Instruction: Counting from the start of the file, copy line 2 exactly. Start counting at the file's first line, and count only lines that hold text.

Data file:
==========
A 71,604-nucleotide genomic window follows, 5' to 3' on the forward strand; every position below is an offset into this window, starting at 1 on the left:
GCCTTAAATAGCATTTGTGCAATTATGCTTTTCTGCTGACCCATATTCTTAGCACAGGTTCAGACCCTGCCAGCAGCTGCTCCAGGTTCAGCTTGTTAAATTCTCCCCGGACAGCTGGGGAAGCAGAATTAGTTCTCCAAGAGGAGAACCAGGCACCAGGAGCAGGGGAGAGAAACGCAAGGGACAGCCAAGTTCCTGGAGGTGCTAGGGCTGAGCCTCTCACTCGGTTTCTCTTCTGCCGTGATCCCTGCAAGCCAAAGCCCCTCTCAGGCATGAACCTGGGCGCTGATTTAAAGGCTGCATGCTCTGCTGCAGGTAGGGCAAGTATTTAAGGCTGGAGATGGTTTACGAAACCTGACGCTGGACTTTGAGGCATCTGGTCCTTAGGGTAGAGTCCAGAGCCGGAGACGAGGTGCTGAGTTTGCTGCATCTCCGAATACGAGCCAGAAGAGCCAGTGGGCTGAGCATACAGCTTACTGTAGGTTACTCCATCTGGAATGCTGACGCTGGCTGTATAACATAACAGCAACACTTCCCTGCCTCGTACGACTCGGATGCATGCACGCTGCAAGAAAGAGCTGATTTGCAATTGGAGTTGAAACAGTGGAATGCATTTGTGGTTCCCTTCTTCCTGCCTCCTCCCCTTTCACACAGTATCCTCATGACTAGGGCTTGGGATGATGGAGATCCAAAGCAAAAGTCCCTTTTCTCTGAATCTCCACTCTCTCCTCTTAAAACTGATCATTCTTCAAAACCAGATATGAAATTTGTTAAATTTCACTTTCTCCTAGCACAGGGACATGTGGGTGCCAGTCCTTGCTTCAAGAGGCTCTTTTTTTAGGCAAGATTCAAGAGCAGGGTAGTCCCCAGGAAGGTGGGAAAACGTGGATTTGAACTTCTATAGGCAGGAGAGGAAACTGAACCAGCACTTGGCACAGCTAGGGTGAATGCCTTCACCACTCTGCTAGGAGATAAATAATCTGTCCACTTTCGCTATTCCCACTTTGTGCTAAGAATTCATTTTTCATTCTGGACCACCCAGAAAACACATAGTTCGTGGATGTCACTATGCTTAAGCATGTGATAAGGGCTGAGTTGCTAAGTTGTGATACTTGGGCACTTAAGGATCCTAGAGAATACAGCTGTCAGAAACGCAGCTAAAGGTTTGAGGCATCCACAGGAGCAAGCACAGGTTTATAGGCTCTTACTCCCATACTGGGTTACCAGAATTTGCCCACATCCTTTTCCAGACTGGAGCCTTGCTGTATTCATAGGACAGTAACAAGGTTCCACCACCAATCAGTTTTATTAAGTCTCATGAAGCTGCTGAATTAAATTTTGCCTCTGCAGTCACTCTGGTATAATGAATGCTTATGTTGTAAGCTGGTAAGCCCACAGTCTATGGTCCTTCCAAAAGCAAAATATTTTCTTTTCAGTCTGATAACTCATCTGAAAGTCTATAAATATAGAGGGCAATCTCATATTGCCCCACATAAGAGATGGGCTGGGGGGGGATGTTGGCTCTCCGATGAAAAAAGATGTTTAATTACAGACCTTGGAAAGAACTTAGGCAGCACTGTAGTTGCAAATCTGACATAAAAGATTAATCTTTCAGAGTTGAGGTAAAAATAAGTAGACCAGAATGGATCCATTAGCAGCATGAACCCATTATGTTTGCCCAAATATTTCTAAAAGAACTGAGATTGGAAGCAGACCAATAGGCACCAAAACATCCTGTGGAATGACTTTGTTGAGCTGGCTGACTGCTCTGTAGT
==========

GCCTTAAATAGCATTTGTGCAATTATGCTTTTCTGCTGACCCATATTCTTAGCACAGGTTCAGACCCTGCCAGCAGCTGCTCCAGGTTCAGCTTGTTAAATTCTCCCCGGACAGCTGGGGAAGCAGAATTAGTTCTCCAAGAGGAGAACCAGGCACCAGGAGCAGGGGAGAGAAACGCAAGGGACAGCCAAGTTCCTGGAGGTGCTAGGGCTGAGCCTCTCACTCGGTTTCTCTTCTGCCGTGATCCCTGCAAGCCAAAGCCCCTCTCAGGCATGAACCTGGGCGCTGATTTAAAGGCTGCATGCTCTGCTGCAGGTAGGGCAAGTATTTAAGGCTGGAGATGGTTTACGAAACCTGACGCTGGACTTTGAGGCATCTGGTCCTTAGGGTAGAGTCCAGAGCCGGAGACGAGGTGCTGAGTTTGCTGCATCTCCGAATACGAGCCAGAAGAGCCAGTGGGCTGAGCATACAGCTTACTGTAGGTTACTCCATCTGGAATGCTGACGCTGGCTGTATAACATAACAGCAACACTTCCCTGCCTCGTACGACTCGGATGCATGCACGCTGCAAGAAAGAGCTGATTTGCAATTGGAGTTGAAACAGTGGAATGCATTTGTGGTTCCCTTCTTCCTGCCTCCTCCCCTTTCACACAGTATCCTCATGACTAGGGCTTGGGATGATGGAGATCCAAAGCAAAAGTCCCTTTTCTCTGAATCTCCACTCTCTCCTCTTAAAACTGATCATTCTTCAAAACCAGATATGAAATTTGTTAAATTTCACTTTCTCCTAGCACAGGGACATGTGGGTGCCAGTCCTTGCTTCAAGAGGCTCTTTTTTTAGGCAAGATTCAAGAGCAGGGTAGTCCCCAGGAAGGTGGGAAAACGTGGATTTGAACTTCTATAGGCAGGAGAGGAAACTGAACCAGCACTTGGCACAGCTAGGGTGAATGCCTTCACCACTCTGCTAGGAGATAAATAATCTGTCCACTTTCGCTATTCCCACTTTGTGCTAAGAATTCATTTTTCATTCTGGACCACCCAGAAAACACATAGTTCGTGGATGTCACTATGCTTAAGCATGTGATAAGGGCTGAGTTGCTAAGTTGTGATACTTGGGCACTTAAGGATCCTAGAGAATACAGCTGTCAGAAACGCAGCTAAAGGTTTGAGGCATCCACAGGAGCAAGCACAGGTTTATAGGCTCTTACTCCCATACTGGGTTACCAGAATTTGCCCACATCCTTTTCCAGACTGGAGCCTTGCTGTATTCATAGGACAGTAACAAGGTTCCACCACCAATCAGTTTTATTAAGTCTCATGAAGCTGCTGAATTAAATTTTGCCTCTGCAGTCACTCTGGTATAATGAATGCTTATGTTGTAAGCTGGTAAGCCCACAGTCTATGGTCCTTCCAAAAGCAAAATATTTTCTTTTCAGTCTGATAACTCATCTGAAAGTCTATAAATATAGAGGGCAATCTCATATTGCCCCACATAAGAGATGGGCTGGGGGGGGATGTTGGCTCTCCGATGAAAAAAGATGTTTAATTACAGACCTTGGAAAGAACTTAGGCAGCACTGTAGTTGCAAATCTGACATAAAAGATTAATCTTTCAGAGTTGAGGTAAAAATAAGTAGACCAGAATGGATCCATTAGCAGCATGAACCCATTATGTTTGCCCAAATATTTCTAAAAGAACTGAGATTGGAAGCAGACCAATAGGCACCAAAACATCCTGTGGAATGACTTTGTTGAGCTGGCTGACTGCTCTGTAGT